Thursday, February 14, 2008

New England Speak

The Letter "R", or the letter "R-uh"
No photo to share this time, just a quick lesson on how to speak like a New Englander. Please note, this only applies to those who live east of the Connecticut River, south of Lake Winnepesauke and, I hate to say this, but those who most likely have not gone to college. Nothing personal, but it's very true.

You can also pretty much exclude most Mainers, as they have a whole 'nother issue going on up there. Or, as they call it "Down East". What in the world does that even mean? Seriously! But I digress.

There are actually 2 simple rules.

Rule #1: this rule is the worst kept secret in the entire world. If a word has the letter "R" anywhere near the end, do not, under any circumstance, pronounce the "r".

Example: hah-bu: where you take your boat
bah: where you take your beer
pahk: where you take your Boston Terrier
bee-yuh: what you get at the "bah"
stai-yuhs: what you go down to enter the original Bull&Finch, aka "Cheers"

As you can see, sometimes it's quite necessary to turn a one syllable word into two syllables to follow this rule.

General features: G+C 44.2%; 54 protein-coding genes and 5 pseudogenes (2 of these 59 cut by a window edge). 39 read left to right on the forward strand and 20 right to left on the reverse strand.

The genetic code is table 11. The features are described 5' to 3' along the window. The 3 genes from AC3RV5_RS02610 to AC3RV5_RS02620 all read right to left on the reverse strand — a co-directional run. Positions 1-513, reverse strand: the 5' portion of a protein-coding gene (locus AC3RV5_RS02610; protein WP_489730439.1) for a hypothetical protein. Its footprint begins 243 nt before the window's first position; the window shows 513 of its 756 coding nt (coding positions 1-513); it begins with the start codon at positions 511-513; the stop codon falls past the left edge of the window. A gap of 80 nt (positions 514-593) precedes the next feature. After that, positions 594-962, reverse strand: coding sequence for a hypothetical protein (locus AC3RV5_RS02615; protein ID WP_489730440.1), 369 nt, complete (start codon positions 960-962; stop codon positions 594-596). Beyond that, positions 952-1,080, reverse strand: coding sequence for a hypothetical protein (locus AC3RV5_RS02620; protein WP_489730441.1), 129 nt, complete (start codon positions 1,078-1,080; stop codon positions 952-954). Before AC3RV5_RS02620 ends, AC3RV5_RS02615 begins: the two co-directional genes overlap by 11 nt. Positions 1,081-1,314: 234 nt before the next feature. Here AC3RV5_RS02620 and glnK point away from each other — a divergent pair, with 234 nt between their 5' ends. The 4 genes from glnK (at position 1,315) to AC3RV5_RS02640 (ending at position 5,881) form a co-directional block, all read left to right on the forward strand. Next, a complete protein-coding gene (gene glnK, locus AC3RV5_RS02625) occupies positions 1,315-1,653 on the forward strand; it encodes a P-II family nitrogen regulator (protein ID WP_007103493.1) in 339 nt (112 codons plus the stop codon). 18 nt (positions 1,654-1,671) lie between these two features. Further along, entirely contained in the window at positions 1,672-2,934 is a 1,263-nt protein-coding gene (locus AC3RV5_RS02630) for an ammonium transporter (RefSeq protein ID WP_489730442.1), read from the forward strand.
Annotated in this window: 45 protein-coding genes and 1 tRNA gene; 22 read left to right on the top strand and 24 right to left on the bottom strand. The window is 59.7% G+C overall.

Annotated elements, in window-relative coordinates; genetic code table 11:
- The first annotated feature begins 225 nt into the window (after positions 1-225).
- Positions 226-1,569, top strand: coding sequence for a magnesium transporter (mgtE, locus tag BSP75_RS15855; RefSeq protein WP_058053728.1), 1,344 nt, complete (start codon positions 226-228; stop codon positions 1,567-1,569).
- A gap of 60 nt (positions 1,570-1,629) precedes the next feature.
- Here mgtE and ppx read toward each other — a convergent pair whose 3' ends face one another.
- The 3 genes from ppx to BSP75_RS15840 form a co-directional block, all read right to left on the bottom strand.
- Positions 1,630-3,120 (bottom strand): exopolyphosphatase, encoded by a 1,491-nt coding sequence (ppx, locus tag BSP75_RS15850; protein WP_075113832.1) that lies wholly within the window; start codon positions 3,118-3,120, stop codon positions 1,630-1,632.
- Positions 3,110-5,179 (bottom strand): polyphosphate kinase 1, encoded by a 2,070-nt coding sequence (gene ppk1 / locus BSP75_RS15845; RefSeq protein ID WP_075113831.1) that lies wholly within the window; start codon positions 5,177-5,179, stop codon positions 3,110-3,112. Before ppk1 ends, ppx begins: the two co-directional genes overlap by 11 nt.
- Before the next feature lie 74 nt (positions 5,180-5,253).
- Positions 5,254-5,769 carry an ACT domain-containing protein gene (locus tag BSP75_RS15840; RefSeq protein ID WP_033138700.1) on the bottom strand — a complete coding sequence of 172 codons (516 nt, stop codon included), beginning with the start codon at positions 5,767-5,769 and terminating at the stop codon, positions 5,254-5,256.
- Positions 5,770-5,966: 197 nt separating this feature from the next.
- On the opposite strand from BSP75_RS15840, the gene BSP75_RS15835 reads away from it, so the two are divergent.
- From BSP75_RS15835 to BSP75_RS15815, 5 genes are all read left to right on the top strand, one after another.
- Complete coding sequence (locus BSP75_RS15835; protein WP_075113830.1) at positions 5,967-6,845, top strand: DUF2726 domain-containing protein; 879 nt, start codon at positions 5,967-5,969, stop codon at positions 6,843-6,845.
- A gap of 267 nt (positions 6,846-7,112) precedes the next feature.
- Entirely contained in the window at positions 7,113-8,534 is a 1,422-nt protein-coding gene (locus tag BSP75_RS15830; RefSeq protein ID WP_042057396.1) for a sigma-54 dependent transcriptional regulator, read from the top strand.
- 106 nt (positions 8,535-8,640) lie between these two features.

Rule #2: this rule is rather simple, and seems to be the New Englander's way of making up for all those lost "r"s. If a word ends with a vowel, or a silent consonant, add an "r" to the end. Simple enough!

Example: I hate wearing a brawr but I'll put one on anyway.
You've reached the lawr firm of Diddle and Doodle.

I once told a waitress, as a joke I might add between Roger and myself, "thank you for the "strawr". This got me into all kinds of trouble with that woman! You see, she had gone to college and was quite offended that perhaps I was insinuating that she was mispronouncing her words. Geewhilakers - it was only a joke that she wasn't even supposed to hea-yuh!

Rule #2a: Here's where it gets complicated. If a syllable ends in a vowel or silent consonant, throw in an "r".

Example: drawer = drahr-yu

Okay, I know, drawer is only pronounced with one syllable, but again, sometimes you just have to make it into two so you can follow the rule.

I'll provide more examples later as I have to make note of them when I hea-yuh them. In the meantime, class is ovah.

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